Do you want an easy-to-follow map for creating social media content on a regular basis? Do you ever feel stuck, with nothing more to say? This blog will help you write daily–or even just frequent–content for your business.
We hear all the time, “Content is king, content is king!”, but it’s true. Think about it–why do you follow anyone on Twitter? Why do you “like” anyone on Facebook?
You do these things because you wager that their feed will be entertaining, informative, engaging, beneficial, or personal. Let me repeat that. You follow someone on social media–meaning, you give your time to users–because they provide a feed that’s some combination of
Yet creating content on a daily basis can be a daunting task. You run out of things to say! You run out of good ways to say the things you do want to say.
The next time you’re stuck, return to these points to help generate content.
- Have you read something lately that you shared with someone individually? Better yet if you bring it up in “real-life” conversation. Share this, with a short comment on why you liked it. Odds are, others will like it, too.
- Do you take odd or entertaining things your coworkers do for granted, just because you’re around them daily? Would they be funny to outsiders? Some of my most popular tweets are odd things my fiancé says that I otherwise shrug off. Be smart here, though, and don’t share anything that’s too personal or embarrassing. But does your co-founder always listen to Tupac when prepping for a presentation? Do you wear a “lucky” blazer before big client meetings? Share it. Most likely, your followers will relate to these little endearing anecdotes.
- Do you ever come across information that really makes you think, “Huh! Interesting.“? No matter if it’s something strange in market research (no trade secrets, obviously), or just an odd fact you read in the paper–if you thought it was interesting, others might too.
- Are you in the loop of an ever-changing industry? Share the knowledge! Doing so will in no way detract from your potential customer base but will, rather, add to it. Developing your expertise will generate a precious reputation and following. Great instances of this subcategory are those in the healthcare field, disseminating information about ACO’s and Medicare.
- Along the way, you’ve certainly picked up dozens, if not hundreds, of tips and tools of the trade. These tiny nuggets of information are truly valuable–people love small, tidy bytes of usefulness. Additionally, people will follow your feed in anticipation of future usefulness–a sustainable cycle.
- Genuine engagement is a difficult process to learn, but you can easily fake the actions in the meantime! The best updates and tweets are short and genuine. What counts as genuine in the social world? Make sure you actually care about the responses; absolutely avoid asking a question at the end of a status just to justify saying something about yourself at the beginning.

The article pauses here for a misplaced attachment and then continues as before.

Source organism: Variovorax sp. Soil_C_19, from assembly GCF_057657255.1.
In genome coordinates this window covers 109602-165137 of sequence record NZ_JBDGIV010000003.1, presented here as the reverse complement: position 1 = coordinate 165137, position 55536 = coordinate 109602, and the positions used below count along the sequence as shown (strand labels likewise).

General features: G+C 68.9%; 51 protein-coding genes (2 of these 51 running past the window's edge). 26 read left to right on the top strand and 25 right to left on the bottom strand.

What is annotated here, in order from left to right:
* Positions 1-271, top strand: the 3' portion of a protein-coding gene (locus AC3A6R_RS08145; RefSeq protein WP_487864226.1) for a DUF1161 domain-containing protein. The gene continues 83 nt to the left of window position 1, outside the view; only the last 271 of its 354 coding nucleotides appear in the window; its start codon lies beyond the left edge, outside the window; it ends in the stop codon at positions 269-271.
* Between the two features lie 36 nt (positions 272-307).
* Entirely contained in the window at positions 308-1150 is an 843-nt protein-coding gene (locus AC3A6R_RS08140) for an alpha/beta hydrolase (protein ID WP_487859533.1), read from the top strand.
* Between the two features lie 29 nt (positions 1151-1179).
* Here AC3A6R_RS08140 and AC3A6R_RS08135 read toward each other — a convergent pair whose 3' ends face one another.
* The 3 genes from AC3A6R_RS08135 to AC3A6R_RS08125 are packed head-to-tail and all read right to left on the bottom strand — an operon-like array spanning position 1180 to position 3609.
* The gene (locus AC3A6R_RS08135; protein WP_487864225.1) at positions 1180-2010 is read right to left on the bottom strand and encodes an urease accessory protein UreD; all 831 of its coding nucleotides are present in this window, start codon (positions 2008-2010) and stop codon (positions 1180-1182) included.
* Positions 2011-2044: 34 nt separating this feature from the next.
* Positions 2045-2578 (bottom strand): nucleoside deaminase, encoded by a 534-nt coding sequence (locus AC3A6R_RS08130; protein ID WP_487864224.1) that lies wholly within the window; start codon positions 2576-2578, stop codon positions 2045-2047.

- Respond! Asking a question isn’t enough. Responding to answers will continue to grow your readership, as engaged users will be blasting your conversation publicly.
- Have a conversation. If I’m low on original things to say, I turn to the social world for inspiration. It’s not always about us anyway–it’s about the other people, as is all marketing and manufacturing. Scan your newsfeed often, looking for relevant posts to which you can respond, starting a conversation.
- A huge chunk of people say they follow companies for discounts and coupons. By offering these specials every so often, you’re more likely to develop an audience with open-ears, ready for your message.
- Share critical information. If you’re a local restaurant, it’s OK to share emergency storm information or huge wrecks to avoid. I’m not saying you should become a news account, but if you think the information will benefit someone and it seems relevant in some way, share it.
- Social will separate progressive, early-adapting companies from the non-believers. Why? We’re already becoming accustomed to the feeling of being on a personal level with companies. When Outback or American Airlines tweets me back, I feel like, “Man, this huge company takes the time out to tweet one single potential customer back. That’s pretty awesome,” and this is my job! It’s a powerful thing, but companies obsessed with ROI will fall by the wayside, or end up spending loads to scramble and catch up. Sharing the personal side of your company is not just “OK”, but encouraged! No, I’m not encouraging you to get a little Penelope Trunk on your customers, but showing that there are actually humans behind your company will work in your benefit.
- I encourage my clients to tweet and post pictures of the team working, goofing around during a break, sites traveling, etc.
- Just how personal you want to get depends on your business, of course, but even if you’re doing social for a more formal company, the sheer act of engagement will boost your “human factor” in the eyes of followers.